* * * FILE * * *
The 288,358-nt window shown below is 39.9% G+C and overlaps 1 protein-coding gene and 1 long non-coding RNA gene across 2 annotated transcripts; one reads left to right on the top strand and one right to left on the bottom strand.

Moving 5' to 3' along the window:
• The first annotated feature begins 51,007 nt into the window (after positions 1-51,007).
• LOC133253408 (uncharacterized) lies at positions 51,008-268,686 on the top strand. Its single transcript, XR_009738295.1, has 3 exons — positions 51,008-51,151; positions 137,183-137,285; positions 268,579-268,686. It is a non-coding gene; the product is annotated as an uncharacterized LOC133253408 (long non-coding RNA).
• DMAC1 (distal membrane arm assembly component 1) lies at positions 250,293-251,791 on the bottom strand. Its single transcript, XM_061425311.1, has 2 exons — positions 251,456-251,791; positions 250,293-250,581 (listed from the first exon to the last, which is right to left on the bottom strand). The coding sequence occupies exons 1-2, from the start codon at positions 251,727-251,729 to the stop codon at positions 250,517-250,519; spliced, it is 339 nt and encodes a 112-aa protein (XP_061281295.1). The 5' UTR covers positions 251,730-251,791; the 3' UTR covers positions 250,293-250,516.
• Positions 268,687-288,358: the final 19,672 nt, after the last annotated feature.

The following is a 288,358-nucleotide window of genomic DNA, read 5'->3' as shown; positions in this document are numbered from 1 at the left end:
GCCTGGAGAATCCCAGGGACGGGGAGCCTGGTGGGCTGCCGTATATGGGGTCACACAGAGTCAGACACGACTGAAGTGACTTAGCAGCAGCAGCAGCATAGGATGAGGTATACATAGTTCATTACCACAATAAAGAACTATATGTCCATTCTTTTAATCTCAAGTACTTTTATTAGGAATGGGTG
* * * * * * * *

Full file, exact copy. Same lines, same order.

The 288,358-nt window shown below is 39.9% G+C and overlaps 1 protein-coding gene and 1 long non-coding RNA gene across 2 annotated transcripts; one reads left to right on the top strand and one right to left on the bottom strand.

Moving 5' to 3' along the window:
• The first annotated feature begins 51,007 nt into the window (after positions 1-51,007).
• LOC133253408 (uncharacterized) lies at positions 51,008-268,686 on the top strand. Its single transcript, XR_009738295.1, has 3 exons — positions 51,008-51,151; positions 137,183-137,285; positions 268,579-268,686. It is a non-coding gene; the product is annotated as an uncharacterized LOC133253408 (long non-coding RNA).
• DMAC1 (distal membrane arm assembly component 1) lies at positions 250,293-251,791 on the bottom strand. Its single transcript, XM_061425311.1, has 2 exons — positions 251,456-251,791; positions 250,293-250,581 (listed from the first exon to the last, which is right to left on the bottom strand). The coding sequence occupies exons 1-2, from the start codon at positions 251,727-251,729 to the stop codon at positions 250,517-250,519; spliced, it is 339 nt and encodes a 112-aa protein (XP_061281295.1). The 5' UTR covers positions 251,730-251,791; the 3' UTR covers positions 250,293-250,516.
• Positions 268,687-288,358: the final 19,672 nt, after the last annotated feature.

The following is a 288,358-nucleotide window of genomic DNA, read 5'->3' as shown; positions in this document are numbered from 1 at the left end:
GCCTGGAGAATCCCAGGGACGGGGAGCCTGGTGGGCTGCCGTATATGGGGTCACACAGAGTCAGACACGACTGAAGTGACTTAGCAGCAGCAGCAGCATAGGATGAGGTATACATAGTTCATTACCACAATAAAGAACTATATGTCCATTCTTTTAATCTCAAGTACTTTTATTAGGAATGGGTG